A fusion of flavor and visual flair make Jazz + Soju a distinctive addition to the Locust Point area.
The handsome restaurant on the ground floor of Anthem House combines industrial chic (high ceilings, exposed duct work, eclectic lighting fixtures, etc.) with a neat homage to classic jazz — album covers by Louis Armstrong and other greats decorate one wall; LPs fill large glass-enclosed shelves on another.
Live jazz is offered occasionally. We only had the recorded kind the night we stopped by, but that still provided an effective background as we sampled enjoyable food and drink.
The signature item here is chicken wings. That body part has never particularly interested me — so much fuss, so many messy fingers, so little reward. But the twice-fried-in-soybean-oil technique used here works wonders, resulting in an irresistible, remarkably non-greasy crunch on the exterior, moist and very tender chicken inside.
We didn’t detect a tremendous difference between the soy garlic and spicy soy garlic coatings (we expected the latter to knock us back in our seats), but both provided a dynamic element to the wings. (The restaurant advises customers it may take up to a half-hour for wing orders to arrive. Ours didn’t take that long, but we would not have minded waiting.)
Grilled edamame made a simple, effective meal-starter. Like cauliflower, Brussels sprouts seem to be omnipresent in every type of restaurant now (remember when kids wouldn’t touch either?). The sprouts we tried at Jazz + Soju got a vivacious treatment from a sauce of honey and gochujang (red chili paste), mixed with bacon bits.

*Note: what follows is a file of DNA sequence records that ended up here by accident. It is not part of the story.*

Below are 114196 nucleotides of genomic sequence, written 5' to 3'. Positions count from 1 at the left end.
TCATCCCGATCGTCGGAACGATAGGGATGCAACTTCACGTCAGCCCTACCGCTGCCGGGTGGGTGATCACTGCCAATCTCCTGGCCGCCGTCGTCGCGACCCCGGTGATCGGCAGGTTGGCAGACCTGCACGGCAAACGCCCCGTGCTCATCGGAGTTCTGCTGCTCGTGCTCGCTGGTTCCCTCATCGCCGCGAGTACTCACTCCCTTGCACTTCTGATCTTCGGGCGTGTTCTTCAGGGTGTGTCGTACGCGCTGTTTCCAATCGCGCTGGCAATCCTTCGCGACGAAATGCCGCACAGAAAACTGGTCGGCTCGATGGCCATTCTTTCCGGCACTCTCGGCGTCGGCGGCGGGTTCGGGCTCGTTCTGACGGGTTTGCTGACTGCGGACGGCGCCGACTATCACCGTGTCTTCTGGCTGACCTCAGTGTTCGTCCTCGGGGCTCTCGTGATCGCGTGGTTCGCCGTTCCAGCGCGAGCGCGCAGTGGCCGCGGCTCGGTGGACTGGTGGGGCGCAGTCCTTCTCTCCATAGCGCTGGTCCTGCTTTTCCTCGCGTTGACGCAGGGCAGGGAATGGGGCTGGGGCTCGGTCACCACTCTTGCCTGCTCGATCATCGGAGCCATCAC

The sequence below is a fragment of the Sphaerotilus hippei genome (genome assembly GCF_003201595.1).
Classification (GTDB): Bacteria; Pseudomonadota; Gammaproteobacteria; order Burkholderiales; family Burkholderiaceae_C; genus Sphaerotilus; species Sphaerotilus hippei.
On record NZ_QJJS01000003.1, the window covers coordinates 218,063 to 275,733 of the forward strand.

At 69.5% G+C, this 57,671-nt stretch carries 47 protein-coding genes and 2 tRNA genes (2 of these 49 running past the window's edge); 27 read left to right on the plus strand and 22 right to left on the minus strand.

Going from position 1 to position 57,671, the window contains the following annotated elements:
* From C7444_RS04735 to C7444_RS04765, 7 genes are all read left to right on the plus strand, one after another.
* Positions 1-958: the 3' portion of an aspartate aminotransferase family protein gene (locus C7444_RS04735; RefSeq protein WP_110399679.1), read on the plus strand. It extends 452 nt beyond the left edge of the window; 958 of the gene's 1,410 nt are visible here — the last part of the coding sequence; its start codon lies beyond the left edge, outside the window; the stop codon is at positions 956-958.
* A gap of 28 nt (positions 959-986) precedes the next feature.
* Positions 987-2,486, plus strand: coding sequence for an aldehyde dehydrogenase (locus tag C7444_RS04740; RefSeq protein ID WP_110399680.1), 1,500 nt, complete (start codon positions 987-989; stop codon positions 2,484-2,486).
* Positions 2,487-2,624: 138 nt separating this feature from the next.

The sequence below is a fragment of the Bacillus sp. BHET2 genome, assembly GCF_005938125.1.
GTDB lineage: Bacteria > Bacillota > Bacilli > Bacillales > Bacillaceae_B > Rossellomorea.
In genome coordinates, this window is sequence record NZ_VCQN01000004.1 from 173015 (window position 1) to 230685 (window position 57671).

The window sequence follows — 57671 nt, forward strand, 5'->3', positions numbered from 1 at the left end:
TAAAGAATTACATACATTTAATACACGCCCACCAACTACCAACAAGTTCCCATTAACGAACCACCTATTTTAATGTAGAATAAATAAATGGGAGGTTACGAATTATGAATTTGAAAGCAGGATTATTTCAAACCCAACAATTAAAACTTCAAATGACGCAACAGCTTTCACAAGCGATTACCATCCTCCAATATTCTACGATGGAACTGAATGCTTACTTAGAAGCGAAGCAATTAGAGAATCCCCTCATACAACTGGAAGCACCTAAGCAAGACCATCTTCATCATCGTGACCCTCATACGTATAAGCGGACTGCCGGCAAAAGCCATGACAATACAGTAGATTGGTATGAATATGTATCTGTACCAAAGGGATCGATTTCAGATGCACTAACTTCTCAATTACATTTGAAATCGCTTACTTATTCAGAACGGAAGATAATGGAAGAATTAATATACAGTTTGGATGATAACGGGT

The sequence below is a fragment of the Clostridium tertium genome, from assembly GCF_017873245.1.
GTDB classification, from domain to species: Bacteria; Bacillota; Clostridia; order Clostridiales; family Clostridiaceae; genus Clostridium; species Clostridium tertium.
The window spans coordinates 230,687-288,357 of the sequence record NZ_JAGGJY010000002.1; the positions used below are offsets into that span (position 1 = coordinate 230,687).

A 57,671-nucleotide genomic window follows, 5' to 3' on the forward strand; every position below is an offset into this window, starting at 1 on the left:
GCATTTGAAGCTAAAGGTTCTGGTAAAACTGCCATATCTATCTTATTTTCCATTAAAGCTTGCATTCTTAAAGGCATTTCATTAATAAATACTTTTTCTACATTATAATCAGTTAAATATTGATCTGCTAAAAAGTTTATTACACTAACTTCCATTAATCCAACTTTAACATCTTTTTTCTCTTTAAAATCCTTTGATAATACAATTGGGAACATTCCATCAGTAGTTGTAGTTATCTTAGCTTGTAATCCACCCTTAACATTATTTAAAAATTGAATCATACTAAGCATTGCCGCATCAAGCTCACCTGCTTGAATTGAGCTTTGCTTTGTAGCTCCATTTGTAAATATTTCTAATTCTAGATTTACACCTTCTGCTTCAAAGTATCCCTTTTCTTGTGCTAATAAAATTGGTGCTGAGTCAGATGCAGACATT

While you can get relatively normal French fries here, we opted for the ones with a piquant kimchi cheese sauce.
There’s an appealing list of rice and noodle dishes. Japchae, a robust stir-fry of vegetables with cellophane noodles, revealed robust flavor and texture. (Our request for the vegetarian option got lost somewhere along the line — the first bowl contained beef — but it was soon put right.)
The rich, tasty bulgogi boasted finely sliced beef over rice and grilled vegetables; a fried egg on top added to the appealing heartiness. And a bowl of garlic fried rice, buoyed by pieces of seafood and seaweed flakes, delivered a satisfying spark.
Don’t be surprised if a bite of one dish at Jazz + Soju quickly tempts you to try other things. We couldn’t stop ordering.
From the chicken wings, for example, it was a natural transition to the chicken waffle cone. OK, so that didn’t exactly wow the table — the strips of double-fried chicken, sharing the cone with pickled radish, were bland. But we followed that item with a rather elegant dish of crisply fried chicken breast, its slices complemented nicely by a cabbage salad and rice.
And the note of seafood into the meal provided by the garlic fried rice led the way to the seafood pajeon, a fried savory Korean pancake brimming with a harmonious, subtly textured melange of shrimp, scallop and calamari.
Only because we boxed up a ton of stuff to take home could we even contemplate dessert, and we found the perfect one after so much indulgence — petite and refreshing ice-cream-filled mochi (rice cakes).
In addition to Korean soft drinks and cocktails made with the Korean spirit soju, beverage options include lots of fruity alcoholic concoctions. At least one of them, the milkshake-like, vodka-based “creamy sunrise martini” (grenadine, pineapple juice and cherry are in the mix), would double quite nicely as a dessert.
Jazz + Soju
900 E. Fort Ave.
Prices: Appetizers $5 to $12; entrees $13 to $25
Ambience: It’s a lively room (noisy when full) that seems to attract a diverse, casual crowd.
Service: Both the bar and the kitchen apparently misread a few of our orders, sending out wrong items, and the arrival of food wasn’t consistently timed, but our genial, helpful (and over-extended) server made things right and made us smile.
Parking: Garage (90 minutes free) and street.
Special diets: They can be accommodated.
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Wheelchair accessible: Yes